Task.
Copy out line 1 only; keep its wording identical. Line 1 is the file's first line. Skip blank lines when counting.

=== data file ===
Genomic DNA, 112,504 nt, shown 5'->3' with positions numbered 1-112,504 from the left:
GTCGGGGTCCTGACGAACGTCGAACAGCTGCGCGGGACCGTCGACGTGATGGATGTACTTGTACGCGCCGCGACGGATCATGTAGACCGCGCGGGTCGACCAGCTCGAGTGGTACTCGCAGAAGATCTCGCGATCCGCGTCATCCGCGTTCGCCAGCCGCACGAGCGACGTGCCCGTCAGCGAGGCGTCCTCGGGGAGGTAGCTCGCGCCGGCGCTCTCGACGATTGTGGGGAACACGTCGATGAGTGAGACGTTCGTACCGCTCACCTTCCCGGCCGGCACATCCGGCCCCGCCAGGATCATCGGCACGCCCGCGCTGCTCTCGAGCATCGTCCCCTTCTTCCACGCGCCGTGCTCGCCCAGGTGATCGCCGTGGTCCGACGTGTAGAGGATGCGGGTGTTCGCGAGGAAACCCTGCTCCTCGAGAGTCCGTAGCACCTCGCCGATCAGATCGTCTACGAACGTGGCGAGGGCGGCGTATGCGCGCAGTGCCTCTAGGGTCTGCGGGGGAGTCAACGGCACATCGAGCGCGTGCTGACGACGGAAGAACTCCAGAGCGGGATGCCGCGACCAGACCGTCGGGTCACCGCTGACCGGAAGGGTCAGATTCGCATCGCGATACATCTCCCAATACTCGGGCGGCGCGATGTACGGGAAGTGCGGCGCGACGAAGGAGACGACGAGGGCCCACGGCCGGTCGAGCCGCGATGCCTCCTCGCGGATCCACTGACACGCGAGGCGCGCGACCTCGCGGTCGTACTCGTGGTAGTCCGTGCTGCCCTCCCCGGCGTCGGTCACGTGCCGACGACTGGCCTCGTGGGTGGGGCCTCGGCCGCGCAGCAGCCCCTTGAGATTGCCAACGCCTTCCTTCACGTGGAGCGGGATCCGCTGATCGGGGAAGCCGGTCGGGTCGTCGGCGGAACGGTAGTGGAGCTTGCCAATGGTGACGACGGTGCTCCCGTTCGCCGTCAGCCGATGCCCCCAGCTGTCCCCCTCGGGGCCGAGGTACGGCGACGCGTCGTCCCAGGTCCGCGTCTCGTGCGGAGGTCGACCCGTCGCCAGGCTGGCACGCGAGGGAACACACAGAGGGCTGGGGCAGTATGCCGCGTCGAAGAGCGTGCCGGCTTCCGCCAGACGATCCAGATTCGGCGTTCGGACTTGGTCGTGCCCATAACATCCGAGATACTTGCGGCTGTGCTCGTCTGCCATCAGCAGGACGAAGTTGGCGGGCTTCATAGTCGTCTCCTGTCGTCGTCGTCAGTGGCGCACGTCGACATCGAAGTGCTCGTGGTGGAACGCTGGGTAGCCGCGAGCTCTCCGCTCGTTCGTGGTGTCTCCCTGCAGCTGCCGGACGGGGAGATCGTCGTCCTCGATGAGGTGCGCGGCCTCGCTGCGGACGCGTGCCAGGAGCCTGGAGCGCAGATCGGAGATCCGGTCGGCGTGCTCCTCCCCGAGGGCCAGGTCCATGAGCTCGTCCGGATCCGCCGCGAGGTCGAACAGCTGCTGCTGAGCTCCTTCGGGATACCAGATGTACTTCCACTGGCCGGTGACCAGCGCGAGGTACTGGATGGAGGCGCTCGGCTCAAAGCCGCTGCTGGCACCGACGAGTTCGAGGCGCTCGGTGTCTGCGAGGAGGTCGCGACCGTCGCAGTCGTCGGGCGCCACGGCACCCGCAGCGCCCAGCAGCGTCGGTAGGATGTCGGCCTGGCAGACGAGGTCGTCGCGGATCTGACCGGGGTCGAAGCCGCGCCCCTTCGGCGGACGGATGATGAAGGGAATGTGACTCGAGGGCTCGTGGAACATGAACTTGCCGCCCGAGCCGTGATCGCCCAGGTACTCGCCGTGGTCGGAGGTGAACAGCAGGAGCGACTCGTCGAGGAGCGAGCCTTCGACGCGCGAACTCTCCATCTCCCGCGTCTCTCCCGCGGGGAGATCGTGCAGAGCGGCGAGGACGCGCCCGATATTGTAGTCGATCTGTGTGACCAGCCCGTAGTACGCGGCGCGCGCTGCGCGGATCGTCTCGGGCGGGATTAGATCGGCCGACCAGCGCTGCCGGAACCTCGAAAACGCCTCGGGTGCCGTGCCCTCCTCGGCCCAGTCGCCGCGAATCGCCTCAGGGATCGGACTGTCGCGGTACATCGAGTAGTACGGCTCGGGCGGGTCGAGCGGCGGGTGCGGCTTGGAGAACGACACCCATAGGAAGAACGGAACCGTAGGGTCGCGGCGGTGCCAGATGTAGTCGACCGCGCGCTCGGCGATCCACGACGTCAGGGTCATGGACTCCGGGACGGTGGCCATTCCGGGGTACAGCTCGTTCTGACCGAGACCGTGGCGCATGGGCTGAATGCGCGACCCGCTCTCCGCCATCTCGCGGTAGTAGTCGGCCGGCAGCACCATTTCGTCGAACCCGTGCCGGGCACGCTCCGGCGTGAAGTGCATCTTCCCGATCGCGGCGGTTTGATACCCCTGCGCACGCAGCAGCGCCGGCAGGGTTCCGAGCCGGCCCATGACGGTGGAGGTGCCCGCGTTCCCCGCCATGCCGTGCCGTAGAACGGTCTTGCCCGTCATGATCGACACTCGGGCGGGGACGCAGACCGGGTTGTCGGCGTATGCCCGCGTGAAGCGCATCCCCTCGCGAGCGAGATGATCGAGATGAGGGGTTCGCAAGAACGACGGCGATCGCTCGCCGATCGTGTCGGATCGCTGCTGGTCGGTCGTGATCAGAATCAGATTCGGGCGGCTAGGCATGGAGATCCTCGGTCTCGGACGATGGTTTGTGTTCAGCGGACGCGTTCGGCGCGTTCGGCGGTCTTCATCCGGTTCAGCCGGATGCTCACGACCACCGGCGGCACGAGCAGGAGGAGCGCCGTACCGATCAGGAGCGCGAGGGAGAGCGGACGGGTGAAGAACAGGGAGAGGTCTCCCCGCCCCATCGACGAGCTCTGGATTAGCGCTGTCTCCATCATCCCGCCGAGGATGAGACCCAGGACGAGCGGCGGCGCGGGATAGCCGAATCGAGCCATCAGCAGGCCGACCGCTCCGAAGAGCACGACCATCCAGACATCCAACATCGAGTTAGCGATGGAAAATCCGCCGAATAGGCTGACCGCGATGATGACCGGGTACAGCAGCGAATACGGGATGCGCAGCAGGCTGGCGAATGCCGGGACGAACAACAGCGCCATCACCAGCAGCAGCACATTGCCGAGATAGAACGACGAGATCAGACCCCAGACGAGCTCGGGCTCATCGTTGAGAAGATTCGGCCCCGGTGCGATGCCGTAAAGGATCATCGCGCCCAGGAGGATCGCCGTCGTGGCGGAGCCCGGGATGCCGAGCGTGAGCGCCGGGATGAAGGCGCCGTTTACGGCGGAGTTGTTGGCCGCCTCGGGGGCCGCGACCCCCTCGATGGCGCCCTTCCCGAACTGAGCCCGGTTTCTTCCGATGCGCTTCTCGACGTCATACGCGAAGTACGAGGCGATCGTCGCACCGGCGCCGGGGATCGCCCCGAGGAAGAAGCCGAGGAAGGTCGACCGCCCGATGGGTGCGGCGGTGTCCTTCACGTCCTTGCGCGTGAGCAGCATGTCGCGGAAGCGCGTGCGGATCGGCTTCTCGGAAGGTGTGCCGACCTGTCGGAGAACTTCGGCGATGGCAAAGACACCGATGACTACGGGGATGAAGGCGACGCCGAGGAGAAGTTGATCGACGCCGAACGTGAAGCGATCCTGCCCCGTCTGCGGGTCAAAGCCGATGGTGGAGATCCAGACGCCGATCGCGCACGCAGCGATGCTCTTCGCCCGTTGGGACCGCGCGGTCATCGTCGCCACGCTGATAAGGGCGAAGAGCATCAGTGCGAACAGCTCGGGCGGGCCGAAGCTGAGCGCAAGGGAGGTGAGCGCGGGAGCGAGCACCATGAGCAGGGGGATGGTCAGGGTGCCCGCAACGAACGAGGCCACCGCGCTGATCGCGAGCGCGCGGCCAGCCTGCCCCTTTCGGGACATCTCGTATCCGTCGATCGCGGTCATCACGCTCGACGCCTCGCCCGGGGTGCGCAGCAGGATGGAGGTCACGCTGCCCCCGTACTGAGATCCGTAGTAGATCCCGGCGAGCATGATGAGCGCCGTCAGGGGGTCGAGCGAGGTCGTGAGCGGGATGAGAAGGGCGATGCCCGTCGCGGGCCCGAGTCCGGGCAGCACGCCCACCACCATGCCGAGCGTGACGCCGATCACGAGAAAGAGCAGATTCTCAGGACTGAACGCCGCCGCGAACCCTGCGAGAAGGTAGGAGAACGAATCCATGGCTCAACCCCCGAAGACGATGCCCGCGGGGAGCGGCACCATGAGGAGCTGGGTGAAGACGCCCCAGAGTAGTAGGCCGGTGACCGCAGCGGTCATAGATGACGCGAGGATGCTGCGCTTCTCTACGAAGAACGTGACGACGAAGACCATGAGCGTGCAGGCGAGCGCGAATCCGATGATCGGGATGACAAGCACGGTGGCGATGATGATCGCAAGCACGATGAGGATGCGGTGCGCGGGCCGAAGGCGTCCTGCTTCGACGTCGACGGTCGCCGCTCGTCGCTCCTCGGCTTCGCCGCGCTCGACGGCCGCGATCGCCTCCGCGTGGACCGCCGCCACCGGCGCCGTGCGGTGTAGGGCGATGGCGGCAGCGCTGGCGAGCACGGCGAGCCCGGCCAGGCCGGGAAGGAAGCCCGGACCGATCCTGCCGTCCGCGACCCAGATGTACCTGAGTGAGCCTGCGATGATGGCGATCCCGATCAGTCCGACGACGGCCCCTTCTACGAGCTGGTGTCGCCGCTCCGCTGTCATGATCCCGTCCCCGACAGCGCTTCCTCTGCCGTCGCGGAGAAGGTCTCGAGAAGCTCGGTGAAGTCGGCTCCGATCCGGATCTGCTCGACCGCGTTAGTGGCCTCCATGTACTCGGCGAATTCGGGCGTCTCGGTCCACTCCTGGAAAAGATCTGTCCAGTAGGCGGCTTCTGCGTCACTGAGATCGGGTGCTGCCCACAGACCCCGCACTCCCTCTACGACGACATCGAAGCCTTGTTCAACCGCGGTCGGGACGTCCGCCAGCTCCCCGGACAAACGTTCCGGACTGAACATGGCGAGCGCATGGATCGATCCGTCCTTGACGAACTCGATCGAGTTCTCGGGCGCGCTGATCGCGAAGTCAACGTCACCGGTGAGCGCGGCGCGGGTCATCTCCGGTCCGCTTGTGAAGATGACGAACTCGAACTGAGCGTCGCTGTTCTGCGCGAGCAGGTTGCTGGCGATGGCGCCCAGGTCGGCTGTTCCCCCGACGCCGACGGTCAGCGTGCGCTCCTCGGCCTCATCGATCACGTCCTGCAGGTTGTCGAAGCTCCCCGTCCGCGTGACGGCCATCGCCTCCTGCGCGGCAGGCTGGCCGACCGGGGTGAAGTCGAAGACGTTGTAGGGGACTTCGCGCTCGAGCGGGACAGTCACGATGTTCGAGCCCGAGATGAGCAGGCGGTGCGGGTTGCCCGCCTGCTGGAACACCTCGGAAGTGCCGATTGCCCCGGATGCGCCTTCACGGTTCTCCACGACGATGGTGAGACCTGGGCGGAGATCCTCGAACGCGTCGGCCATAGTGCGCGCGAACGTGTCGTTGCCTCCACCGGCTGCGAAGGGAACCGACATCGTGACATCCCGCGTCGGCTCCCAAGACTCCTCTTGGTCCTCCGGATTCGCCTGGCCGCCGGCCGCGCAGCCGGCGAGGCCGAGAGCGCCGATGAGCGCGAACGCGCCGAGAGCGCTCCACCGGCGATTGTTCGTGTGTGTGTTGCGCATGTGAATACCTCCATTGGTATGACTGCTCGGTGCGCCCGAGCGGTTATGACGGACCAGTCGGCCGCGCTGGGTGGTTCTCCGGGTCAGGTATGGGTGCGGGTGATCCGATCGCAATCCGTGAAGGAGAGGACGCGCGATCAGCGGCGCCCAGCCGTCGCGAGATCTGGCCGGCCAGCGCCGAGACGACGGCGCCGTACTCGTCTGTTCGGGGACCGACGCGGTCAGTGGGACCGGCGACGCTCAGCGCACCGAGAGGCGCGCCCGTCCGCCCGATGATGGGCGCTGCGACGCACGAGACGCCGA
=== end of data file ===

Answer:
Genomic DNA, 112,504 nt, shown 5'->3' with positions numbered 1-112,504 from the left: